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Acknowledge No Evil

MOVIE REVIEW
Three Monkeys (2008)

1-1
Pyramide International

If Nuri Bilge Ceylan had been born 100 years ago, he would have been a painter of some renown. No one has the ability to capture looming storm clouds the way he can. It’s easy to imagine the shots from the apartment rooftop becoming those large paintings which museums take such pride in displaying. Mr. Ceylan is also a photographer, and the composition of all of his shots is careful and considered, with the framing almost as important as what the image shows us. The pity is that this careful attention captures “Three Monkeys” in a bell jar.

Eyüp (Yavuz Bingöl) works as a driver for Servet (Ercan Kesal), a politician who falls asleep at the wheel in the film’s opening sequence. His political chances are permanently ruined if this gets out, so he makes Eyüp an offer he cannot refuse: a generous payment and financial support in the meantime for his family if he confesses to the crime. Eyüp’s wife, Hacer (Hatice Aslan), and son, Ismail (Rifat Sungar), learn of his decision and his year-long sentence off-screen. They do not seem particularly upset, or worried, or angry. In fact, Eyüp’s absence folds into their everyday life in a way which is incredibly peculiar and unfeeling. Everyone is a little bit off in this film. Things only gets worse when Hacer approaches Servet directly for an additional sum so Ismail can buy a car. It all snowballs from there.

Mr. Ceylan has already been the recipient of a retrospective at the British Film Institute, despite “Three Monkeys” being only his fourth feature film. His third, “Climates” was another atmospheric curiosity about a failed relationship and the curdled love affairs that sprung from it, but apparently none of the reviews have discussed its really unpleasant treatment of its two female leads. They are there only for the male lead (whom Mr. Ceylan obligingly played himself) to use, both physically and psychologically. At one point, the husband even covers his wife with a pile of sand, nearly suffocating her – even if only a dream, it struck the viewer as the perfect clue to the emptiness at “Climates’” heart. One would not be further impressed towards the treatment of Hacer in “Three Monkeys.” Her embarrassing ringtone does most of her talking for her. We never see her directly making any choices, only the angry reactions of the men in her life and her annoyance at their interference. All the men in the film are physically cruel to her. And when she finally starts speaking for herself, she abases herself, and the film propagates her abasement.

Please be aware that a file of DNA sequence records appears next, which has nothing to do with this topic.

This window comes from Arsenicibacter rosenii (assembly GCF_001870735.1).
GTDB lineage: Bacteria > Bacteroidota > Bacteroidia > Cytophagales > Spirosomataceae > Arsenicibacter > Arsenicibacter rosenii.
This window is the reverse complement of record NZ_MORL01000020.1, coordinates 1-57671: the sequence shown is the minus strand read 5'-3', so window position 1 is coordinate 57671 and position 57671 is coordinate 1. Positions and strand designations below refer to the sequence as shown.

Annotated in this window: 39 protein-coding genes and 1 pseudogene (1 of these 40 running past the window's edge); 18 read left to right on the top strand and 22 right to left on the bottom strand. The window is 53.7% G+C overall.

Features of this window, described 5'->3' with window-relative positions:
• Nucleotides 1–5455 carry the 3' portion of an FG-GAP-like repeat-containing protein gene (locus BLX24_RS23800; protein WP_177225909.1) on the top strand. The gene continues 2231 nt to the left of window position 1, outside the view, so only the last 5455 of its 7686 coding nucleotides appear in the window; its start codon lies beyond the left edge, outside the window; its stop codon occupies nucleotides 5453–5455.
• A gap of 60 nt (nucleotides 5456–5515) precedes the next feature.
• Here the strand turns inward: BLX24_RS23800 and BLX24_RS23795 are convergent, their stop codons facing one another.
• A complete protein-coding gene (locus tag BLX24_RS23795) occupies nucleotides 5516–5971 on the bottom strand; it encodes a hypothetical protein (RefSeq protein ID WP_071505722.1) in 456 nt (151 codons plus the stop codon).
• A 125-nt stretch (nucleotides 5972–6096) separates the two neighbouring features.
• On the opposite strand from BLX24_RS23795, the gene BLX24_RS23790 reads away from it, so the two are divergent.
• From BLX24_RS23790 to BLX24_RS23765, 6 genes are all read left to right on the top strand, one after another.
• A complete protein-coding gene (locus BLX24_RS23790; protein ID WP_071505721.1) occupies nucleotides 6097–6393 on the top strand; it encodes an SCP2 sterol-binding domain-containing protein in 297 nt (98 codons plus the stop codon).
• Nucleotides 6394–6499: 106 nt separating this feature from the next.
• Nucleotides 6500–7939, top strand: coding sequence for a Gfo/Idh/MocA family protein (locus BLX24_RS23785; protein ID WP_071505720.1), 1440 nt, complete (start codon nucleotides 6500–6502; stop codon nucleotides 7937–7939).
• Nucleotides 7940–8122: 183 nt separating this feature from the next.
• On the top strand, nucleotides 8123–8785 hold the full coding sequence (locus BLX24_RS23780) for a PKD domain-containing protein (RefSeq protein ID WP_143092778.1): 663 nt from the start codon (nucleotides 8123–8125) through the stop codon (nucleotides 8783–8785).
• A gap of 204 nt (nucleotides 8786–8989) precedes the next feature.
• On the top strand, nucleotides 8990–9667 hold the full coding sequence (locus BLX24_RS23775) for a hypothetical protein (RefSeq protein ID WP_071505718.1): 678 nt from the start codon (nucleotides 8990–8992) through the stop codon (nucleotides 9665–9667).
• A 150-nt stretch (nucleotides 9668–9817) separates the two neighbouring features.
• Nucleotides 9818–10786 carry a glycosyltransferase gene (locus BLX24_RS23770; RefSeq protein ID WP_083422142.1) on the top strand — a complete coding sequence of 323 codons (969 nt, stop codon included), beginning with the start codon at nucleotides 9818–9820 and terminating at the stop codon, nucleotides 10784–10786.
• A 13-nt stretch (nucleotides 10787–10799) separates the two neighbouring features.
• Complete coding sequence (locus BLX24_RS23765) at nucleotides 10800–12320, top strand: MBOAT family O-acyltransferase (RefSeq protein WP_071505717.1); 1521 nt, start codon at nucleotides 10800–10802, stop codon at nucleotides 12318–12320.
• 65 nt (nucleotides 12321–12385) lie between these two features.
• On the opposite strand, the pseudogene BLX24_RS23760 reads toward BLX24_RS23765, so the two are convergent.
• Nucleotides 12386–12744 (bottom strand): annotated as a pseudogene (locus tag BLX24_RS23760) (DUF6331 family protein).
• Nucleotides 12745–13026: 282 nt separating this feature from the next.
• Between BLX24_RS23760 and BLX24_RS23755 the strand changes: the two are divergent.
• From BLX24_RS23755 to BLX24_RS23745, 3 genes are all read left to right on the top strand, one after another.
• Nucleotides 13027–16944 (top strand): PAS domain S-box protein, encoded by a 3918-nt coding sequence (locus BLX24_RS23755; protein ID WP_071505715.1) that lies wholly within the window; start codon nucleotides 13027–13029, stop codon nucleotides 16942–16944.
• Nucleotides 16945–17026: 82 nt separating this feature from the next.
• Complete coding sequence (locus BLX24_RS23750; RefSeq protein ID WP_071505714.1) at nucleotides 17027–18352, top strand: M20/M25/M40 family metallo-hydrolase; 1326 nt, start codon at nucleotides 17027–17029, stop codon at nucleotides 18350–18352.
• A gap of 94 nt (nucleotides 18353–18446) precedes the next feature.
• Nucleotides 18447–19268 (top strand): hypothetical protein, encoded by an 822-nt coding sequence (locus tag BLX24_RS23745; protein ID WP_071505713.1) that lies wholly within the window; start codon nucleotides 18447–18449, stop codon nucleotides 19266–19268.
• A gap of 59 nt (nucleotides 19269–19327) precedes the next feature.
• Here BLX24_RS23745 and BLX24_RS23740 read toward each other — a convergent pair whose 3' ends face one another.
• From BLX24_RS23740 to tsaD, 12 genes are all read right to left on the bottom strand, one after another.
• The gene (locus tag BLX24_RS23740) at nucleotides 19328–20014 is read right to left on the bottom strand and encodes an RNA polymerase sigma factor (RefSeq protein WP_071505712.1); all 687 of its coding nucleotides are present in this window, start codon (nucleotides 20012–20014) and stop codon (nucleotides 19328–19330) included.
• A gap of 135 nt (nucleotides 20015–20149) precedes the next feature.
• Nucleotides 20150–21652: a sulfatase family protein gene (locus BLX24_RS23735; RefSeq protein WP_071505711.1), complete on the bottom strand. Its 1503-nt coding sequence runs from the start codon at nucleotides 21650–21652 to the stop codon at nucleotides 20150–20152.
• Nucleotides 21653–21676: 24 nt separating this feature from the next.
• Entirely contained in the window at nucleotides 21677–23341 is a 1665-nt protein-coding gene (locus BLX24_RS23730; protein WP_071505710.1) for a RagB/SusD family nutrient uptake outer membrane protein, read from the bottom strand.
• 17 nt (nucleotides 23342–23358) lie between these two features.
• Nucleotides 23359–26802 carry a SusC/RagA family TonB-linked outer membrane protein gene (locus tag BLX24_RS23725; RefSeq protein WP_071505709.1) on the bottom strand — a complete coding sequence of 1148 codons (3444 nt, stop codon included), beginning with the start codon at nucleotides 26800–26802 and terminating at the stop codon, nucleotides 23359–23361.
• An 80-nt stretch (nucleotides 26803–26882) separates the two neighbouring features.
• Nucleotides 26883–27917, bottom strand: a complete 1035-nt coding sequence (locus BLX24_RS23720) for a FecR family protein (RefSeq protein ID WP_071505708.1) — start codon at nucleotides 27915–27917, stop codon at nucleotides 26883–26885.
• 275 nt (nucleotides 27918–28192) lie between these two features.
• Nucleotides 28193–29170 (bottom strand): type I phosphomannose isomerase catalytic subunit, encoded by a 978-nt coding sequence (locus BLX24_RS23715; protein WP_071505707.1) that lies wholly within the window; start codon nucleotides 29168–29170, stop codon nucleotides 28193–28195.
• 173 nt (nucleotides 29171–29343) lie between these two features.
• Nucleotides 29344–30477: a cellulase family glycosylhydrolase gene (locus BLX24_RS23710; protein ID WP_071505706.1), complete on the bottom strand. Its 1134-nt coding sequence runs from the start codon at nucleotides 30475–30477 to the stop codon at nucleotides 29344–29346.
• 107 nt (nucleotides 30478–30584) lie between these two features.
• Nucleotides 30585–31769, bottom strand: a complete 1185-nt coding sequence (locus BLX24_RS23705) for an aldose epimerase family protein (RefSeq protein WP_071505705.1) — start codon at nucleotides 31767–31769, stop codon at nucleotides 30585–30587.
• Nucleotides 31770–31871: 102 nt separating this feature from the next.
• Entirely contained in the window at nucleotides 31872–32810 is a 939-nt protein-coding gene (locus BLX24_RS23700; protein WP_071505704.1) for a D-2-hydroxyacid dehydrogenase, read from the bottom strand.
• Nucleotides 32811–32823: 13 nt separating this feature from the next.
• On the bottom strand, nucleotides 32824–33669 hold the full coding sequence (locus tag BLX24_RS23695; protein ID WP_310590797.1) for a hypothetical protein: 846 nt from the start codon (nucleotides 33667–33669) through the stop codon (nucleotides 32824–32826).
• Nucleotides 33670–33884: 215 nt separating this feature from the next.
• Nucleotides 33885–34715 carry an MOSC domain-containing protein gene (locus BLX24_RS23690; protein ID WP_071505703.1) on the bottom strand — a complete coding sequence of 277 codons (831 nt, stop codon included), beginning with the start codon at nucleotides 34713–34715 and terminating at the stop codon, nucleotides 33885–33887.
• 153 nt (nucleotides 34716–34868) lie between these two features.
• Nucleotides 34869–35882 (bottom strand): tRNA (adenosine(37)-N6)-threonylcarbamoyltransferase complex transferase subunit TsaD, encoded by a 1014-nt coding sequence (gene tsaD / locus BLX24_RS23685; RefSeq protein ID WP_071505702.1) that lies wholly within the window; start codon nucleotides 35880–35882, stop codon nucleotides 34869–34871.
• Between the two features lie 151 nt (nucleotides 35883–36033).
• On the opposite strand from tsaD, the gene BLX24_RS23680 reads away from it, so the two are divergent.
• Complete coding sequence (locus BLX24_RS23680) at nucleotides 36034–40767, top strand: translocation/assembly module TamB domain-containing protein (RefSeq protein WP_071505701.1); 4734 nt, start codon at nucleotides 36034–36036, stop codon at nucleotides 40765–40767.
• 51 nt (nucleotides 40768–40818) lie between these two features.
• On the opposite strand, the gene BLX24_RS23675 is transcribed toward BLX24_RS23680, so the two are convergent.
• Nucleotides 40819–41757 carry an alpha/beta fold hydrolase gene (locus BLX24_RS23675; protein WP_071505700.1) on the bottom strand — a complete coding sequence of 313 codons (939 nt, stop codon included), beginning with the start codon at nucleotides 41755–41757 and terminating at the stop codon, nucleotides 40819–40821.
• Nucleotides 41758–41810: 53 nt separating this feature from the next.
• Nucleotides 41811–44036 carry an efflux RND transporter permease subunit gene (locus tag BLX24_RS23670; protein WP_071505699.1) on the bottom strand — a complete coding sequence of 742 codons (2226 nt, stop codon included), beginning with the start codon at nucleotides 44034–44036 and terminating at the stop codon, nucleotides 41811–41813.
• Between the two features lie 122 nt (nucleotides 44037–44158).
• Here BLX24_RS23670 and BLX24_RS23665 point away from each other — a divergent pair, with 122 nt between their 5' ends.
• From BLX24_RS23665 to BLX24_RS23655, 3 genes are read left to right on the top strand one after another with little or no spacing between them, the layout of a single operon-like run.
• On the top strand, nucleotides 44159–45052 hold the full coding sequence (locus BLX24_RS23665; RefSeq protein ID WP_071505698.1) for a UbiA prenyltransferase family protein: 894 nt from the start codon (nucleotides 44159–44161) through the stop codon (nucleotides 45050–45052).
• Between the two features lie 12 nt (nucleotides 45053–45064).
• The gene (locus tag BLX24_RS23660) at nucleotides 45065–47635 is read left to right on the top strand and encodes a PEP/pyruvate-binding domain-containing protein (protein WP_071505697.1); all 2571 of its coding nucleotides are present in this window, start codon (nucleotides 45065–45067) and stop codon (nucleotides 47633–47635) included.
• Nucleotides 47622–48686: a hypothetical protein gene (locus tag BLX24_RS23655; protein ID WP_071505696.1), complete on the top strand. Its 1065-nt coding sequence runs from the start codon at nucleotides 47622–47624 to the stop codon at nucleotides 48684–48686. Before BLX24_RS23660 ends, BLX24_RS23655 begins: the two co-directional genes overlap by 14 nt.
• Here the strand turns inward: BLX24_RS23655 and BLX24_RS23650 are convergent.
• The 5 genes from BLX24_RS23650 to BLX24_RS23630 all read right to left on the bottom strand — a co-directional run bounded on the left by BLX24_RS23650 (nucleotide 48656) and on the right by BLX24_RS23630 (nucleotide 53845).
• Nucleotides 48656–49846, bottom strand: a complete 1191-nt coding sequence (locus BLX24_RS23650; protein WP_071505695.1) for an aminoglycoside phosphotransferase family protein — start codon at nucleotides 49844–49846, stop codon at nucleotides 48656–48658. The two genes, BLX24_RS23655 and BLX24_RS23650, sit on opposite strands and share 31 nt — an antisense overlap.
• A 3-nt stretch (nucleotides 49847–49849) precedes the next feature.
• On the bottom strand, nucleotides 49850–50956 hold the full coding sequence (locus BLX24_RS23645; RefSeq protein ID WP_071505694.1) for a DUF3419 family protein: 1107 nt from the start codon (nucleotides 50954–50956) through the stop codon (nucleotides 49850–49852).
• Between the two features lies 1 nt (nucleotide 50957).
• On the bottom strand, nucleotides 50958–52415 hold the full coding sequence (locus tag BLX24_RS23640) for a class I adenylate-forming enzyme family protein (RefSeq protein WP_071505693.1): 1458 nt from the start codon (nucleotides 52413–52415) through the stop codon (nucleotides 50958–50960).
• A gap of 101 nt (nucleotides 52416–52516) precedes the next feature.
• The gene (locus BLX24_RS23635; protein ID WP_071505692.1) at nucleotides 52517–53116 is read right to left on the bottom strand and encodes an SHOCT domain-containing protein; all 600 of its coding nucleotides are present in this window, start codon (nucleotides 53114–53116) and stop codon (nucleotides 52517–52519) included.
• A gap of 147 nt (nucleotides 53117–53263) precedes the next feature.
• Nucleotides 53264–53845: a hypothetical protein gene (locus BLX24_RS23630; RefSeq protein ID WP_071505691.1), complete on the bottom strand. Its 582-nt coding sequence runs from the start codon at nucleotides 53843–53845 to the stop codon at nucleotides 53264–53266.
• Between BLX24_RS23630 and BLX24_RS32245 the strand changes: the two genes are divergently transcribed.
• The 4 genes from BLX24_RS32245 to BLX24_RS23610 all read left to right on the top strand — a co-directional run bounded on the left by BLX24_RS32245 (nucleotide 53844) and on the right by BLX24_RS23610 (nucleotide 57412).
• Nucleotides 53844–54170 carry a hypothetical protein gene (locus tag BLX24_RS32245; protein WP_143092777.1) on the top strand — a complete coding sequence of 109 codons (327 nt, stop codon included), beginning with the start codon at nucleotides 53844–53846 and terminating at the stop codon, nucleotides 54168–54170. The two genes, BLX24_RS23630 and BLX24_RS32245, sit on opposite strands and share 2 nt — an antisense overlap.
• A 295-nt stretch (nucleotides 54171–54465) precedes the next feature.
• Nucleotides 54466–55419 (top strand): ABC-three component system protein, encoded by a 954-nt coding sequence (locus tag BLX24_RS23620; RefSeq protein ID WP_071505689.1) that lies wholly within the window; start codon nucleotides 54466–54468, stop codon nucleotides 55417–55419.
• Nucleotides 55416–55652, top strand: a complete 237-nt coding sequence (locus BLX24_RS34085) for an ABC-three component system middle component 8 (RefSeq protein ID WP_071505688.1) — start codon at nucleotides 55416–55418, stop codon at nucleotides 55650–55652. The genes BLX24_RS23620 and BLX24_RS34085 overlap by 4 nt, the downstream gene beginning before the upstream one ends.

Men behaving badly are merely humans demonstrating their foibles or quirks, to be tolerated in a spirit of exploration and understanding. But a woman behaving badly is a monster, and must be punished monstrously. This is the lesson of “Three Monkeys,” and it is a boring one. The title comes from the old Japanese koan of “see no evil, hear no evil, speak no evil,” an apt summation of exactly what the men in this film fail to do.